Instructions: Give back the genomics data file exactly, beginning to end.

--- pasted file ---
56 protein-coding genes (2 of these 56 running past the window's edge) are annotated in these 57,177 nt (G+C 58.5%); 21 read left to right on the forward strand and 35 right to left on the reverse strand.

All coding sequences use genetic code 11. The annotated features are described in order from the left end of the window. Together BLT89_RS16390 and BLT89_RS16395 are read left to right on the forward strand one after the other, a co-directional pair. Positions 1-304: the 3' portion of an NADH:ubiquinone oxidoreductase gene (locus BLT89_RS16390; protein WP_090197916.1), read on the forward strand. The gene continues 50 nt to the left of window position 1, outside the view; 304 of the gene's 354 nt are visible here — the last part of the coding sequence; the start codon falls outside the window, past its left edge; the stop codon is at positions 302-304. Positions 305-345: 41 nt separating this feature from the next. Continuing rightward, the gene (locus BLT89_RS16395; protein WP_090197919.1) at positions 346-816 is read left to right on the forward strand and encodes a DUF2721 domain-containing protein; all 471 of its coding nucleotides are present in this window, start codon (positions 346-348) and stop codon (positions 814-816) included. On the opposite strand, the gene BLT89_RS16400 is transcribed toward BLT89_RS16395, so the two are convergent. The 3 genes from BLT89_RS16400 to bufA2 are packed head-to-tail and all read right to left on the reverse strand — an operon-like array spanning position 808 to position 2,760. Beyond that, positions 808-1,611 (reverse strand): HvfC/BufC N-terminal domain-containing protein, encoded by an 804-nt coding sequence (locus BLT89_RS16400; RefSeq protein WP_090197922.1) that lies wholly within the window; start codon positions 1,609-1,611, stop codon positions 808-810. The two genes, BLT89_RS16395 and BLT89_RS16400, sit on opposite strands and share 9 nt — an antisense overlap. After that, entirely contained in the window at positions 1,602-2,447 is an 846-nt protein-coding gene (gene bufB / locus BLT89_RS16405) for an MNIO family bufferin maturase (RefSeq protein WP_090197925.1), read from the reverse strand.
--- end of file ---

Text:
56 protein-coding genes (2 of these 56 running past the window's edge) are annotated in these 57,177 nt (G+C 58.5%); 21 read left to right on the forward strand and 35 right to left on the reverse strand.

All coding sequences use genetic code 11. The annotated features are described in order from the left end of the window. Together BLT89_RS16390 and BLT89_RS16395 are read left to right on the forward strand one after the other, a co-directional pair. Positions 1-304: the 3' portion of an NADH:ubiquinone oxidoreductase gene (locus BLT89_RS16390; protein WP_090197916.1), read on the forward strand. The gene continues 50 nt to the left of window position 1, outside the view; 304 of the gene's 354 nt are visible here — the last part of the coding sequence; the start codon falls outside the window, past its left edge; the stop codon is at positions 302-304. Positions 305-345: 41 nt separating this feature from the next. Continuing rightward, the gene (locus BLT89_RS16395; protein WP_090197919.1) at positions 346-816 is read left to right on the forward strand and encodes a DUF2721 domain-containing protein; all 471 of its coding nucleotides are present in this window, start codon (positions 346-348) and stop codon (positions 814-816) included. On the opposite strand, the gene BLT89_RS16400 is transcribed toward BLT89_RS16395, so the two are convergent. The 3 genes from BLT89_RS16400 to bufA2 are packed head-to-tail and all read right to left on the reverse strand — an operon-like array spanning position 808 to position 2,760. Beyond that, positions 808-1,611 (reverse strand): HvfC/BufC N-terminal domain-containing protein, encoded by an 804-nt coding sequence (locus BLT89_RS16400; RefSeq protein WP_090197922.1) that lies wholly within the window; start codon positions 1,609-1,611, stop codon positions 808-810. The two genes, BLT89_RS16395 and BLT89_RS16400, sit on opposite strands and share 9 nt — an antisense overlap. After that, entirely contained in the window at positions 1,602-2,447 is an 846-nt protein-coding gene (gene bufB / locus BLT89_RS16405) for an MNIO family bufferin maturase (RefSeq protein WP_090197925.1), read from the reverse strand.